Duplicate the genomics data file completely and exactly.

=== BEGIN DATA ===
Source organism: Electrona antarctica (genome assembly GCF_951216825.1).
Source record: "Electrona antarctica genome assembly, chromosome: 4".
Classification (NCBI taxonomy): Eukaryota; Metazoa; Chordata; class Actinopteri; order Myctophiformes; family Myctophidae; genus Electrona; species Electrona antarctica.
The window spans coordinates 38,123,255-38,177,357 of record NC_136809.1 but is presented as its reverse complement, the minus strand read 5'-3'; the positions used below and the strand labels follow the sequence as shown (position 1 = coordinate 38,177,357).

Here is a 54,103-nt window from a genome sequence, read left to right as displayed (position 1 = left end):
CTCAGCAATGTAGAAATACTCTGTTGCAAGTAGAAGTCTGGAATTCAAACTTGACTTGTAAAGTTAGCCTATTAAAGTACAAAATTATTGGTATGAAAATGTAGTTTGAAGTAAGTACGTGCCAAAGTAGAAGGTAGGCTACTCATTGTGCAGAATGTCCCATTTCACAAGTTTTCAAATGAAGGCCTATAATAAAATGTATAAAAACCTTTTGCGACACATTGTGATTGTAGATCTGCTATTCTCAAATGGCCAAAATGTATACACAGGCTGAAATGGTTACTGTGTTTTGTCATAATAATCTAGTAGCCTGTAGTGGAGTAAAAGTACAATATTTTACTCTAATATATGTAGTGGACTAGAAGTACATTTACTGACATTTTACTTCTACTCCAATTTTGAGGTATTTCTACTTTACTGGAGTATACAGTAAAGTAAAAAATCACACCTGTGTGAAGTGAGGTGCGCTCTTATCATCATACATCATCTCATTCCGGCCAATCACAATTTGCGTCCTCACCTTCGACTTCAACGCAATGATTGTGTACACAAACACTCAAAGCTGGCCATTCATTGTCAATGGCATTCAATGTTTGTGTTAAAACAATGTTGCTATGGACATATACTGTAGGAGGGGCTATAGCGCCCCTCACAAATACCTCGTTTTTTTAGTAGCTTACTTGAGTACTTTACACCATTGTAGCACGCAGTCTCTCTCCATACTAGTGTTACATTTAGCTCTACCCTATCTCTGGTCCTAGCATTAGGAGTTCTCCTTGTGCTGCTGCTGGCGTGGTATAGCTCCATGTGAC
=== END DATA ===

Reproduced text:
Source organism: Electrona antarctica (genome assembly GCF_951216825.1).
Source record: "Electrona antarctica genome assembly, chromosome: 4".
Classification (NCBI taxonomy): Eukaryota; Metazoa; Chordata; class Actinopteri; order Myctophiformes; family Myctophidae; genus Electrona; species Electrona antarctica.
The window spans coordinates 38,123,255-38,177,357 of record NC_136809.1 but is presented as its reverse complement, the minus strand read 5'-3'; the positions used below and the strand labels follow the sequence as shown (position 1 = coordinate 38,177,357).

Here is a 54,103-nt window from a genome sequence, read left to right as displayed (position 1 = left end):
CTCAGCAATGTAGAAATACTCTGTTGCAAGTAGAAGTCTGGAATTCAAACTTGACTTGTAAAGTTAGCCTATTAAAGTACAAAATTATTGGTATGAAAATGTAGTTTGAAGTAAGTACGTGCCAAAGTAGAAGGTAGGCTACTCATTGTGCAGAATGTCCCATTTCACAAGTTTTCAAATGAAGGCCTATAATAAAATGTATAAAAACCTTTTGCGACACATTGTGATTGTAGATCTGCTATTCTCAAATGGCCAAAATGTATACACAGGCTGAAATGGTTACTGTGTTTTGTCATAATAATCTAGTAGCCTGTAGTGGAGTAAAAGTACAATATTTTACTCTAATATATGTAGTGGACTAGAAGTACATTTACTGACATTTTACTTCTACTCCAATTTTGAGGTATTTCTACTTTACTGGAGTATACAGTAAAGTAAAAAATCACACCTGTGTGAAGTGAGGTGCGCTCTTATCATCATACATCATCTCATTCCGGCCAATCACAATTTGCGTCCTCACCTTCGACTTCAACGCAATGATTGTGTACACAAACACTCAAAGCTGGCCATTCATTGTCAATGGCATTCAATGTTTGTGTTAAAACAATGTTGCTATGGACATATACTGTAGGAGGGGCTATAGCGCCCCTCACAAATACCTCGTTTTTTTAGTAGCTTACTTGAGTACTTTACACCATTGTAGCACGCAGTCTCTCTCCATACTAGTGTTACATTTAGCTCTACCCTATCTCTGGTCCTAGCATTAGGAGTTCTCCTTGTGCTGCTGCTGGCGTGGTATAGCTCCATGTGAC